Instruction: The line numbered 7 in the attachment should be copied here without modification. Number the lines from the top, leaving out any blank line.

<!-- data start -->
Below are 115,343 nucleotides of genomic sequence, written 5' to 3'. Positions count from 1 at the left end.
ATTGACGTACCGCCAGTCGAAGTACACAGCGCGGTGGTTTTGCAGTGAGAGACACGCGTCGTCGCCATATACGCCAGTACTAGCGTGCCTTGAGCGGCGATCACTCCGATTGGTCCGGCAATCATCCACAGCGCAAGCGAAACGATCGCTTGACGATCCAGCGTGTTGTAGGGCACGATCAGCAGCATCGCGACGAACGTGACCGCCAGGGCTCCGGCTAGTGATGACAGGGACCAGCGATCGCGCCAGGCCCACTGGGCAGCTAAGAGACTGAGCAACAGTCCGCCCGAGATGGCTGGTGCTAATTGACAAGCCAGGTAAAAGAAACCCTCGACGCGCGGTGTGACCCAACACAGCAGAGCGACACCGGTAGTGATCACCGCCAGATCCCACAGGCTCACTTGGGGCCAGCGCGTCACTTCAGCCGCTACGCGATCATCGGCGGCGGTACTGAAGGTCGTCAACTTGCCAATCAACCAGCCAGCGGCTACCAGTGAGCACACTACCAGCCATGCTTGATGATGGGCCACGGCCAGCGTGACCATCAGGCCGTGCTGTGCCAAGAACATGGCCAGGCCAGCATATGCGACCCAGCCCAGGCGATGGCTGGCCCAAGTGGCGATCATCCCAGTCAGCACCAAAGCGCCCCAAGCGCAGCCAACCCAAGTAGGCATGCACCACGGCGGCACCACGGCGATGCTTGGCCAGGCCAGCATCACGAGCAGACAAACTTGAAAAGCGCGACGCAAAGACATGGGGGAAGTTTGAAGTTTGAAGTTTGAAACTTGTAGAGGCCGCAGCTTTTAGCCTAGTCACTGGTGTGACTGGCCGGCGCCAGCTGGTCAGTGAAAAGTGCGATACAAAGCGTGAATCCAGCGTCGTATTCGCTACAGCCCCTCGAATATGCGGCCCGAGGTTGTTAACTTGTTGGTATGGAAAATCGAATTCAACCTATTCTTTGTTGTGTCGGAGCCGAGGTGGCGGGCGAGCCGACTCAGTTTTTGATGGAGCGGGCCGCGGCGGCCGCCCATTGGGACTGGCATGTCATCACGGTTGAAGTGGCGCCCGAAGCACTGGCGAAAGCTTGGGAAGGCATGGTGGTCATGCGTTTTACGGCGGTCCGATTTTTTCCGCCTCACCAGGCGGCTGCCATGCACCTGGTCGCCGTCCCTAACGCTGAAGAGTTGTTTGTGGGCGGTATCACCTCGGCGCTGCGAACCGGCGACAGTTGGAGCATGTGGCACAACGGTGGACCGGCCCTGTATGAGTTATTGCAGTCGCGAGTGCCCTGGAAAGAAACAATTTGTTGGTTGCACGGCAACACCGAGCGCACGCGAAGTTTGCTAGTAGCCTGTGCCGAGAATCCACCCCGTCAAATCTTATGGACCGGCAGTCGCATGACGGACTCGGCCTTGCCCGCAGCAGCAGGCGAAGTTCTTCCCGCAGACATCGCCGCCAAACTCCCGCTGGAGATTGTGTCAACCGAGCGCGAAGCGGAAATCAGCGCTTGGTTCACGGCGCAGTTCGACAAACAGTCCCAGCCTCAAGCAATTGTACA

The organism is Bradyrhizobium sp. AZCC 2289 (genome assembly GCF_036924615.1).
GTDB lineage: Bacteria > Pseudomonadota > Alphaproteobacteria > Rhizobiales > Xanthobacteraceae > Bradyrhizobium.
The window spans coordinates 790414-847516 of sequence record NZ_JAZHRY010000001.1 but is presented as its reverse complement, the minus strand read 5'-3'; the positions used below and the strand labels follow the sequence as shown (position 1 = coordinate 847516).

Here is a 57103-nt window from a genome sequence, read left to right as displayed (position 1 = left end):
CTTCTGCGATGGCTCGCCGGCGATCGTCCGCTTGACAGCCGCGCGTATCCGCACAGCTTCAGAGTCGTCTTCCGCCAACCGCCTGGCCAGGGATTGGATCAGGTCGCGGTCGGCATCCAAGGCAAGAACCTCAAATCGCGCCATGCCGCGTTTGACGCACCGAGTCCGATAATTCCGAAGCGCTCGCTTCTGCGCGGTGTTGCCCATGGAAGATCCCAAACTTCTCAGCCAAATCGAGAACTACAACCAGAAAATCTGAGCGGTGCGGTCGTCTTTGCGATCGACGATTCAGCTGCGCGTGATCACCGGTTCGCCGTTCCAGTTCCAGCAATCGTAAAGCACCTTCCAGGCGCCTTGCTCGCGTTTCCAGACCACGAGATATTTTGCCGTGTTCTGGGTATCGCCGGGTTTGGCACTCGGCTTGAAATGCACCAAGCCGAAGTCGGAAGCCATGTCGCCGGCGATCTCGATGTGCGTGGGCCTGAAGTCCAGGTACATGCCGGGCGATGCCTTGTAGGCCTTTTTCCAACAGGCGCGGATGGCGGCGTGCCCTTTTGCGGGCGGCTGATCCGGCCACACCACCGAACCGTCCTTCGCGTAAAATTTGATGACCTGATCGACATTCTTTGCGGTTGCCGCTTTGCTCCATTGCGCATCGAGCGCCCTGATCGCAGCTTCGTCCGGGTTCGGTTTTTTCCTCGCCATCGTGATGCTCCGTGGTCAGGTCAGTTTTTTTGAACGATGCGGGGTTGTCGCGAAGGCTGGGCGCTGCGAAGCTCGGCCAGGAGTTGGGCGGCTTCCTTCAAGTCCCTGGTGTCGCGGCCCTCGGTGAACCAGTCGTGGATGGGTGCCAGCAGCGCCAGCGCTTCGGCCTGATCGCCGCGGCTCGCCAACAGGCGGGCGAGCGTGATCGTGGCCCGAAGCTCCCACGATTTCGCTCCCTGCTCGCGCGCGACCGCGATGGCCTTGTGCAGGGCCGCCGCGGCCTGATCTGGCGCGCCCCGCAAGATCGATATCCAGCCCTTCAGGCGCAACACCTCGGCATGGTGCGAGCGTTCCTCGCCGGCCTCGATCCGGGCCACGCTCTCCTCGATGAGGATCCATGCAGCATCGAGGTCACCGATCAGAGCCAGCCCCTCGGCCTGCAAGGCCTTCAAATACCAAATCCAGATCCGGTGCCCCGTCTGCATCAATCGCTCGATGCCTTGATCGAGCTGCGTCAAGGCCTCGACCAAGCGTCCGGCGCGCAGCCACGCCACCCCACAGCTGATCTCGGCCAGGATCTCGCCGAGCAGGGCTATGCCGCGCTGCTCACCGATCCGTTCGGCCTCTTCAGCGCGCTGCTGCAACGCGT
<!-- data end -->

CTTCTGCGATGGCTCGCCGGCGATCGTCCGCTTGACAGCCGCGCGTATCCGCACAGCTTCAGAGTCGTCTTCCGCCAACCGCCTGGCCAGGGATTGGATCAGGTCGCGGTCGGCATCCAAGGCAAGAACCTCAAATCGCGCCATGCCGCGTTTGACGCACCGAGTCCGATAATTCCGAAGCGCTCGCTTCTGCGCGGTGTTGCCCATGGAAGATCCCAAACTTCTCAGCCAAATCGAGAACTACAACCAGAAAATCTGAGCGGTGCGGTCGTCTTTGCGATCGACGATTCAGCTGCGCGTGATCACCGGTTCGCCGTTCCAGTTCCAGCAATCGTAAAGCACCTTCCAGGCGCCTTGCTCGCGTTTCCAGACCACGAGATATTTTGCCGTGTTCTGGGTATCGCCGGGTTTGGCACTCGGCTTGAAATGCACCAAGCCGAAGTCGGAAGCCATGTCGCCGGCGATCTCGATGTGCGTGGGCCTGAAGTCCAGGTACATGCCGGGCGATGCCTTGTAGGCCTTTTTCCAACAGGCGCGGATGGCGGCGTGCCCTTTTGCGGGCGGCTGATCCGGCCACACCACCGAACCGTCCTTCGCGTAAAATTTGATGACCTGATCGACATTCTTTGCGGTTGCCGCTTTGCTCCATTGCGCATCGAGCGCCCTGATCGCAGCTTCGTCCGGGTTCGGTTTTTTCCTCGCCATCGTGATGCTCCGTGGTCAGGTCAGTTTTTTTGAACGATGCGGGGTTGTCGCGAAGGCTGGGCGCTGCGAAGCTCGGCCAGGAGTTGGGCGGCTTCCTTCAAGTCCCTGGTGTCGCGGCCCTCGGTGAACCAGTCGTGGATGGGTGCCAGCAGCGCCAGCGCTTCGGCCTGATCGCCGCGGCTCGCCAACAGGCGGGCGAGCGTGATCGTGGCCCGAAGCTCCCACGATTTCGCTCCCTGCTCGCGCGCGACCGCGATGGCCTTGTGCAGGGCCGCCGCGGCCTGATCTGGCGCGCCCCGCAAGATCGATATCCAGCCCTTCAGGCGCAACACCTCGGCATGGTGCGAGCGTTCCTCGCCGGCCTCGATCCGGGCCACGCTCTCCTCGATGAGGATCCATGCAGCATCGAGGTCACCGATCAGAGCCAGCCCCTCGGCCTGCAAGGCCTTCAAATACCAAATCCAGATCCGGTGCCCCGTCTGCATCAATCGCTCGATGCCTTGATCGAGCTGCGTCAAGGCCTCGACCAAGCGTCCGGCGCGCAGCCACGCCACCCCACAGCTGATCTCGGCCAGGATCTCGCCGAGCAGGGCTATGCCGCGCTGCTCACCGATCCGTTCGGCCTCTTCAGCGCGCTGCTGCAACGCGT